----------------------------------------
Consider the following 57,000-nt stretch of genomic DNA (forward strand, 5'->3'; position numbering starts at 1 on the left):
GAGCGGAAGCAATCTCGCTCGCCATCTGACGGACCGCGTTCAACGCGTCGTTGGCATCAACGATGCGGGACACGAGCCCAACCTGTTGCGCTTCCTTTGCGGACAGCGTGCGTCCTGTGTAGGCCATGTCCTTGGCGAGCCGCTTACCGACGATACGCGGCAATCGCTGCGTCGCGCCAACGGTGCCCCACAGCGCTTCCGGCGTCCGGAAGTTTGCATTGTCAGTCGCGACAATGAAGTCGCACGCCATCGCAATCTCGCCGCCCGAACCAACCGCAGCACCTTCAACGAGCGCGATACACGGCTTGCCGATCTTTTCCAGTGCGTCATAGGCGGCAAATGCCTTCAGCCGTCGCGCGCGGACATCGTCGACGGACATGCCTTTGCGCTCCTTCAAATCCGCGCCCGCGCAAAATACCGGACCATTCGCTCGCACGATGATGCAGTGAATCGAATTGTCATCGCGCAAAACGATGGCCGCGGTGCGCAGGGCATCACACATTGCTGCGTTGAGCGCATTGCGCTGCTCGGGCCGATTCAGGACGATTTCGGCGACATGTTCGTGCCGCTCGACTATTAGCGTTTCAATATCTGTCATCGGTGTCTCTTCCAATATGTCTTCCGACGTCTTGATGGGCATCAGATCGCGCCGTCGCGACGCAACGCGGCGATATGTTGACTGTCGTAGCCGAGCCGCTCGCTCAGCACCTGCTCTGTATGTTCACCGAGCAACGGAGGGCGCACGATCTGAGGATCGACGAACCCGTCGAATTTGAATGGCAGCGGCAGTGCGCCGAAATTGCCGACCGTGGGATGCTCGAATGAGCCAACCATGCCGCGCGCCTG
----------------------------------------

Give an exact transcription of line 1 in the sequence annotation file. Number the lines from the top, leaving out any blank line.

Consider the following 57,000-nt stretch of genomic DNA (forward strand, 5'->3'; position numbering starts at 1 on the left):